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Saturday, January 23, 2016

Giant African Termite Mounds

Mound building termites of East, Central and Southern Africa can serve as an oasis in the African desert to plants by replenishing the soil.



According to the New York Times “Researchers at Princeton University and their colleagues recently reported in the journal Science that termite mounds may serve as oases in the desert, allowing the plants that surround them to persist on a fraction of the annual rainfall otherwise required and to bounce back after a withering drought.” By poking holes, or macropores, as they dig through the ground, termites allow rain to soak deep into the soil rather than running off or evaporating.

“They’re the ultimate soil engineers,” said David Bignell, a termite expert and emeritus professor of zoology at Queen Mary University of London.

Termites are extraordinary engineers, capable of building mounds standing as tall as 40 feet high and 60 feet wide and continue to build on the same mounds for centuries. Termite mounds can take four to five years to build from the termites’ saliva, dung and surrounding soil.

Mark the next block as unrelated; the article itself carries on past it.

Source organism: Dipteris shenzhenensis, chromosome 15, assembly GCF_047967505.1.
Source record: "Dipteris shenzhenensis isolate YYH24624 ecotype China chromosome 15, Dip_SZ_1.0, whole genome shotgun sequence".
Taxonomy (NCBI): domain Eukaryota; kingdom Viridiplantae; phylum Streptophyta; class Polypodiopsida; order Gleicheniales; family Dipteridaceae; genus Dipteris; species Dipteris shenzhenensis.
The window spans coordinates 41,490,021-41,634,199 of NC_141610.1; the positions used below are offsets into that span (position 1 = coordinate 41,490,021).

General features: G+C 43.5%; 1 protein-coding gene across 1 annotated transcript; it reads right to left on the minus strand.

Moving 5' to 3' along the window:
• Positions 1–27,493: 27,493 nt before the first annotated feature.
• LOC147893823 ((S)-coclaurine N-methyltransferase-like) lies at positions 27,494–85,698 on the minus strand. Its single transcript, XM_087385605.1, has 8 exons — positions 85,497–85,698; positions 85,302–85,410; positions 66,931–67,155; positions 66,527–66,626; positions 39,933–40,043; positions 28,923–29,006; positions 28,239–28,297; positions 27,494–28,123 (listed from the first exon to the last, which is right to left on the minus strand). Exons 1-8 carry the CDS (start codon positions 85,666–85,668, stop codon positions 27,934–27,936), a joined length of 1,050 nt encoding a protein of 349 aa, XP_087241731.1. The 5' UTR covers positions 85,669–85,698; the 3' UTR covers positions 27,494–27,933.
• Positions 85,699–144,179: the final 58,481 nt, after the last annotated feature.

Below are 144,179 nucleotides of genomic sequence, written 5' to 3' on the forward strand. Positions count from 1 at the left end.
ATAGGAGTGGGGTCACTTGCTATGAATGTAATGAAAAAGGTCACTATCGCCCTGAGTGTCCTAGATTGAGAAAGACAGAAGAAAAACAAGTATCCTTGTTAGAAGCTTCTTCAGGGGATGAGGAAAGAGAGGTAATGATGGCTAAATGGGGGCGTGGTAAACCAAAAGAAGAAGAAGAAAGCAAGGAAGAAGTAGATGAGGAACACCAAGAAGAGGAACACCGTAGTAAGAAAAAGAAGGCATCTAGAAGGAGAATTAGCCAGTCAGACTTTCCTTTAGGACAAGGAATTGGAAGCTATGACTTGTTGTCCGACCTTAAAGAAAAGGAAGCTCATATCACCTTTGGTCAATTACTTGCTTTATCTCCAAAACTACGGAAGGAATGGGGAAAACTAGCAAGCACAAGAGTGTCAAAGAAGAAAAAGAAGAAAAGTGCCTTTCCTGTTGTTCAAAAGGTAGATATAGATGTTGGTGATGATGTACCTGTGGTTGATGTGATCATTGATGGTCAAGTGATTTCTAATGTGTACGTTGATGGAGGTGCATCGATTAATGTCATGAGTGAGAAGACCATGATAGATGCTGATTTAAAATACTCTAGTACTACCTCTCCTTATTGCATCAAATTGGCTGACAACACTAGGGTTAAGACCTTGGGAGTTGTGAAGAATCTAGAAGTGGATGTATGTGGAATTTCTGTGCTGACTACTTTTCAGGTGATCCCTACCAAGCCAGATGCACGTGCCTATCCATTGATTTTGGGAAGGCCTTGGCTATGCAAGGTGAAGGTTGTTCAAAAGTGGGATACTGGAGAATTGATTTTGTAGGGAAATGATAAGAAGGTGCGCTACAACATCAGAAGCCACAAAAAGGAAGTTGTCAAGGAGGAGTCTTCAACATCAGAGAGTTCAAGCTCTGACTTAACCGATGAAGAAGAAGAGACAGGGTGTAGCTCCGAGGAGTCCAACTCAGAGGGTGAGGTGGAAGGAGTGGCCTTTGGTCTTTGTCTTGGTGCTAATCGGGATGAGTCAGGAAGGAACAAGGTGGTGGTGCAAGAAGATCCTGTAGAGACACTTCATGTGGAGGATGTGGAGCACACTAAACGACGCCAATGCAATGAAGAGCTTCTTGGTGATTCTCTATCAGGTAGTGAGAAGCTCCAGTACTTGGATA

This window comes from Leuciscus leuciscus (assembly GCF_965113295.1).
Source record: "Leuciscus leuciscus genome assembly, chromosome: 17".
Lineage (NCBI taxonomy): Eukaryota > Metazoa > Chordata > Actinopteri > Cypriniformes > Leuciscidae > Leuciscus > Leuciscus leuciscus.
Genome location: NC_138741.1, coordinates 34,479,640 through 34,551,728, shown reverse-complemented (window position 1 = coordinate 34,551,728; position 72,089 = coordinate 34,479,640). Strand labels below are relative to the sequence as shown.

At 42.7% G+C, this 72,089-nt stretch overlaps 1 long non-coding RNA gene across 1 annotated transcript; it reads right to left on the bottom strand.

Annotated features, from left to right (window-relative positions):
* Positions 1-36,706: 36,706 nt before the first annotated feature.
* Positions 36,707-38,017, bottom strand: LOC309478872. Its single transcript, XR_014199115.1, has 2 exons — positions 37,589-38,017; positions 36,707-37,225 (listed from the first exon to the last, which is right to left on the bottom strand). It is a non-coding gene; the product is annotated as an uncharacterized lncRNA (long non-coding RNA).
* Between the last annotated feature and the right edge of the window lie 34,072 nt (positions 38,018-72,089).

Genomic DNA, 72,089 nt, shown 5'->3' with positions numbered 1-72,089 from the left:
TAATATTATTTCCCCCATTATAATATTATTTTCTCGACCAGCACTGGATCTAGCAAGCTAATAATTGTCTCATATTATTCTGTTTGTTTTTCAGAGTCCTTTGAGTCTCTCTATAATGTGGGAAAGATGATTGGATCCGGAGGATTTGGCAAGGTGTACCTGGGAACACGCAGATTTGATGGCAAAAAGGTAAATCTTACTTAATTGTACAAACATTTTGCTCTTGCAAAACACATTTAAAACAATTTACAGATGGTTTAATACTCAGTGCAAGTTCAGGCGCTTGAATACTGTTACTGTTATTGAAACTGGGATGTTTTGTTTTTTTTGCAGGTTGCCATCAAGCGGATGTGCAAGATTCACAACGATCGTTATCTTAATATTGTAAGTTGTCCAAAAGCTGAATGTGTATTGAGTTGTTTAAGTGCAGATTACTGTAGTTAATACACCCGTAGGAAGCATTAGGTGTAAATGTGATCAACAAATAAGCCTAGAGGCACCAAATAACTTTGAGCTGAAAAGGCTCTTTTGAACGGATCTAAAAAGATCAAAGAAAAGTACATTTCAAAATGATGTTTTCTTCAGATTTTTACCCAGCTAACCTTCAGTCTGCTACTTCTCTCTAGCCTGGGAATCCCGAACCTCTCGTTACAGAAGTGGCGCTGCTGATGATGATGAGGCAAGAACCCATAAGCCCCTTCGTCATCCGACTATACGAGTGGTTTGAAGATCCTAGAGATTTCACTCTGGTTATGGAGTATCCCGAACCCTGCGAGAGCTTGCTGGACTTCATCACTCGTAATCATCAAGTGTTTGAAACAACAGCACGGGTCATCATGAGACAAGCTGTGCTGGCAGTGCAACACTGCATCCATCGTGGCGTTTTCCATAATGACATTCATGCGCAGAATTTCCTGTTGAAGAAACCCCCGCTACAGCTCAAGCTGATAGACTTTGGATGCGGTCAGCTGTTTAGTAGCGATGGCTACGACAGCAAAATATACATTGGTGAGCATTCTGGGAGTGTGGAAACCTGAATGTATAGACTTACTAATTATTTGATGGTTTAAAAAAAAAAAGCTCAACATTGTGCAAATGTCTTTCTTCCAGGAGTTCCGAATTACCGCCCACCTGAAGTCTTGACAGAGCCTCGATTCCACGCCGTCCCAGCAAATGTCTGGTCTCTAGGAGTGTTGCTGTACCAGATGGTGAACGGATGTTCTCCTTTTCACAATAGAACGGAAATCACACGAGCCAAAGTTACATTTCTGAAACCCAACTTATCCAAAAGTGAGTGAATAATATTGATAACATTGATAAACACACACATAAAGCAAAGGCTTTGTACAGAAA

Mound building termites of East, Central and Southern Africa can serve as an oasis in the African desert to plants by replenishing the soil.
Giant African Termite Mounds

Inside the termite mound is an extensive system of tunnels and channels that serve as a ventilation system keeping the internal temperature relatively constant. Like most social insects such as ants and bees, termites live in societies where the collective power of the group surpasses that of the individual termite.


Mound-building termites live in Africa, India, Australia and South America. Only a few of the 3,000 or so known termite species are pests to people moreover, the mound building termites of East, Central and Southern Africa can serve as oases in the desert to plants by replenishing the soil.

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